With a year’s data from each site, we’d have a very good idea of how to avert the scourge of first episode psychosis with a sample of approximately 7,000 people—about the same sample size of Jonas Salk’s breakthrough study polio prevention study in 1954 [7]. After Salk’s breakthrough and the findings of the massive effort headed by Thomas Francis [8] in 1955, the prevalence of cases of polio fell from 28,000 to just 168 in 1963, the year of Kennedy’s assassination. We have almost as good science to significantly avert or reduce psychoses and other mental illnesses with omega-3 today. We can talk and whine, or we can be bold like the Thomas Francis led effort. The public pushed the demand to prevent polio, using dimes from kids, dollars from adults and thousands from organizations. We did it, and my generation and subsequent generations were protected from polio.

Who stands to protect our young people from the tragedy of first-psychosis? Certainly we can raise the $300K to $500k to test the planned variations in every jurisdiction. There are families, organizations and companies who have such resources in every major community of America who’ve been touched by first-episode psychosis. Let’s not stall. All of us in America have stake and role to bankroll the prevention of first-episode psychosis. Let’s roll.

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Dennis Embry, President/Senior Scientist at PAXIS Institute – Dennis D. Embry is a prominent prevention scientist in the United States and Canada, trained as clinician and developmental and child psychologist. He is president/senior scientist at PAXIS Institute in Tucson and co-investigator at Johns Hopkins University and the Manitoba Centre for Health Policy. His work and that of colleagues cited in 2009 the Institute of Medicine Report on The Prevention of Mental, Emotional, and Behavioral Disorders Among Young People. Clinically his work has focused on children and adults with serious mental illnesses. He was responsible for drafting of the letter signed by  23 scientists, who collectively represent scores of randomized prevention trials of mental illnesses published in leading scientific journals. In March 2014, his work and the work of several signatories was featured in a Prime-TV special on the Canadian Broadcast Corporation on the prevention of mental illnesses among children—which have become epidemic in North America. Dr. Embry serves on the Children’s Mental Health Network Advisory Council.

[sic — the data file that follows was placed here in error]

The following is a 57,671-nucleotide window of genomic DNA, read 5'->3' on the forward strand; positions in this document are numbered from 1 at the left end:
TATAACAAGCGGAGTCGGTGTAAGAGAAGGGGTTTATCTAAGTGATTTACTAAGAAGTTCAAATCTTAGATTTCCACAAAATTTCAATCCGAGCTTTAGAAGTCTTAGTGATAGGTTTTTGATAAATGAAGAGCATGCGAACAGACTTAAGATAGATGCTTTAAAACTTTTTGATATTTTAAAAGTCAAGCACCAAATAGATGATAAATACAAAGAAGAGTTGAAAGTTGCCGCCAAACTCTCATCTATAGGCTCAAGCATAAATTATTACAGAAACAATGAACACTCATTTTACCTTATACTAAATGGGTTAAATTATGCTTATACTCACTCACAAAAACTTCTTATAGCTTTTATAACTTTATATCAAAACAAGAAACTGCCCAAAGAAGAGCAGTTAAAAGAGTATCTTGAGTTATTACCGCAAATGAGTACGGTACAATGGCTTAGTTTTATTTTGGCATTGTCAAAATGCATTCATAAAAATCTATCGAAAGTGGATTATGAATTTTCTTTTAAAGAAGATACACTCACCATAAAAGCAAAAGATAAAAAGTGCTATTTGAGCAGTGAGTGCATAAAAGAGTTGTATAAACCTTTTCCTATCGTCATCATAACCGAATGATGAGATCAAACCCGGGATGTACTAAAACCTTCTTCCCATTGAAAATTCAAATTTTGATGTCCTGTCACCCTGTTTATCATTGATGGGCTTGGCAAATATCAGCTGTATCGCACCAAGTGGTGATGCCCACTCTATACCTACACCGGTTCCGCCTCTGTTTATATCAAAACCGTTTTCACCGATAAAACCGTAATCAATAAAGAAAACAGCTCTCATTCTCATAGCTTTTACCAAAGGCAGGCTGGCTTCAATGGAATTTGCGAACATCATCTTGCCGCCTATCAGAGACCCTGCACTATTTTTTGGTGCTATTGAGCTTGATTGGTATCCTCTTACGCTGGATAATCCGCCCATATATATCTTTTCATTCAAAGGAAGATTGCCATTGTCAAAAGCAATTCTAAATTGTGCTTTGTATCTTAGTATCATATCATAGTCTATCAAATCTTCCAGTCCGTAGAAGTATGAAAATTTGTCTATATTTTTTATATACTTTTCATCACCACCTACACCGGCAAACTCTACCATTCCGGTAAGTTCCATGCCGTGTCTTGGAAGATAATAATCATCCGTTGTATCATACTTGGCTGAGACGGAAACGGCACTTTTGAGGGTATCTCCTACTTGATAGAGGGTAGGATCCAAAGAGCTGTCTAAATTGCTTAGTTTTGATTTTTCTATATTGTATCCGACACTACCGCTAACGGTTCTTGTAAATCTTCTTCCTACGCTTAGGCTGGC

Neither Dr. Embry nor PAXIS Institute receive any funding or compensation from the manufactures or manufacture’s associations of omega-3 fatty acid preparations or pharmaceutical products, nor sell such products. Neither Dr. Embry nor PAXIS Institute derive any income from such products. Dr. Embry does take two full grams of omega-3 per day (more EPA over DHA), as suggested by multiple studies originating from the U.S. National Institutes of Health.

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1. Amminger, G.P., et al., Longer-term outcome in the prevention of psychotic disorders by the Vienna omega-3 study. Nat Commun, 2015. 6: p. 7934.

2. Markulev, C., et al., NEURAPRO-E study protocol: a multicentre randomized controlled trial of omega-3 fatty acids and cognitive-behavioural case management for patients at ultra high risk of schizophrenia and other psychotic disorders. Early Interv Psychiatry, 2015.

3. Solis, M., Prevention: Before the break. Nature, 2014. 508(7494): p. S12-3.

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7. Salk, J.E., et al., Studies in human subjects on active immunization against poliomyelitis. II. A practical means for inducing and maintaining antibody formation. Am J Public Health Nations Health, 1954. 44(8): p. 994-1009.

8. Francis, T., Jr., et al., An evaluation of the 1954 poliomyelitis vaccine trials. Am J Public Health Nations Health, 1955. 45(5 Pt 2): p. 1-63.

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10. Petry, N.M., Contingency management for substance abuse treatment: A guide to implementing evidence-based practice. 2012: New York, NY, US: Routledge/Taylor & Francis Group. xiii, 320.

11. Meyers, R.J., et al., Community reinforcement approaches: CRA and CRAFT, in Interventions for addiction: Comprehensive addictive behaviors and disorders (Vol 3), P.M. Miller, et al., Editors. 2013, Elsevier Academic Press: San Diego, CA, US. p. 47-56.

12. Meyers, R.J., H.G. Roozen, and J.E. Smith, The community reinforcement approach: An update of the evidence. Alcohol Research & Health, 2011. 33(4): p. 380-388.

13. Lavoie, S., et al., Correlates of electroencephalographic resting states and erythrocyte membrane docosahexaenoic and eicosapentaenoic acid levels in individuals at ultra-high risk of psychosis. Aust N Z J Psychiatry, 2015.

14. Amminger, G.P., et al., Predictors of treatment response in young people at ultra-high risk for psychosis who received long-chain omega-3 fatty acids. Transl Psychiatry, 2015. 5: p. e495.

15. Dubbert, P.M., et al., Riboflavin as a tracer of medication compliance. J Behav Med, 1985. 8(3): p. 287-99.

16. Del Boca, F.K., et al., Assessment of medication compliance in alcoholics through UV light detection of a riboflavin tracer. Alcohol Clin Exp Res, 1996. 20(8): p. 1412-7.